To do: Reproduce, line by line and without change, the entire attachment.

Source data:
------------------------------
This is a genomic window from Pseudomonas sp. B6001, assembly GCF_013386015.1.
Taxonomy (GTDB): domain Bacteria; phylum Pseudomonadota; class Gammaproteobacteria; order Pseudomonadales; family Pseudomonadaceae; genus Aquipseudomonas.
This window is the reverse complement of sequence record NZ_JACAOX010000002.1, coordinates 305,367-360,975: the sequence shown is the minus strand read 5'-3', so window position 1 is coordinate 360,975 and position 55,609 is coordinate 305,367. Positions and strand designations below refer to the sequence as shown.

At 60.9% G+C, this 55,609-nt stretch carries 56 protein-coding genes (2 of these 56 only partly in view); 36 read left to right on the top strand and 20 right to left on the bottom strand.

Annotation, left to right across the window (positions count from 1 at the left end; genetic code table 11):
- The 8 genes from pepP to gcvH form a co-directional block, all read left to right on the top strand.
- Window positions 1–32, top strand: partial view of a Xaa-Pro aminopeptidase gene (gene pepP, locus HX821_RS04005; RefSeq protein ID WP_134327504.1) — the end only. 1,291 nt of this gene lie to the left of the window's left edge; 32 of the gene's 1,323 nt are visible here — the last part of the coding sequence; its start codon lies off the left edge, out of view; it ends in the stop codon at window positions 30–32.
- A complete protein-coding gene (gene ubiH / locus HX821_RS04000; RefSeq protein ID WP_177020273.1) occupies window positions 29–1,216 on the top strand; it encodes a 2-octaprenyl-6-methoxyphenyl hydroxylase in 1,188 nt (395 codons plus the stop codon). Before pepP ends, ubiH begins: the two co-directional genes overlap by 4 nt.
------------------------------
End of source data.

This is a genomic window from Pseudomonas sp. B6001, assembly GCF_013386015.1.
Taxonomy (GTDB): domain Bacteria; phylum Pseudomonadota; class Gammaproteobacteria; order Pseudomonadales; family Pseudomonadaceae; genus Aquipseudomonas.
This window is the reverse complement of sequence record NZ_JACAOX010000002.1, coordinates 305,367-360,975: the sequence shown is the minus strand read 5'-3', so window position 1 is coordinate 360,975 and position 55,609 is coordinate 305,367. Positions and strand designations below refer to the sequence as shown.

At 60.9% G+C, this 55,609-nt stretch carries 56 protein-coding genes (2 of these 56 only partly in view); 36 read left to right on the top strand and 20 right to left on the bottom strand.

Annotation, left to right across the window (positions count from 1 at the left end; genetic code table 11):
- The 8 genes from pepP to gcvH form a co-directional block, all read left to right on the top strand.
- Window positions 1–32, top strand: partial view of a Xaa-Pro aminopeptidase gene (gene pepP, locus HX821_RS04005; RefSeq protein ID WP_134327504.1) — the end only. 1,291 nt of this gene lie to the left of the window's left edge; 32 of the gene's 1,323 nt are visible here — the last part of the coding sequence; its start codon lies off the left edge, out of view; it ends in the stop codon at window positions 30–32.
- A complete protein-coding gene (gene ubiH / locus HX821_RS04000; RefSeq protein ID WP_177020273.1) occupies window positions 29–1,216 on the top strand; it encodes a 2-octaprenyl-6-methoxyphenyl hydroxylase in 1,188 nt (395 codons plus the stop codon). Before pepP ends, ubiH begins: the two co-directional genes overlap by 4 nt.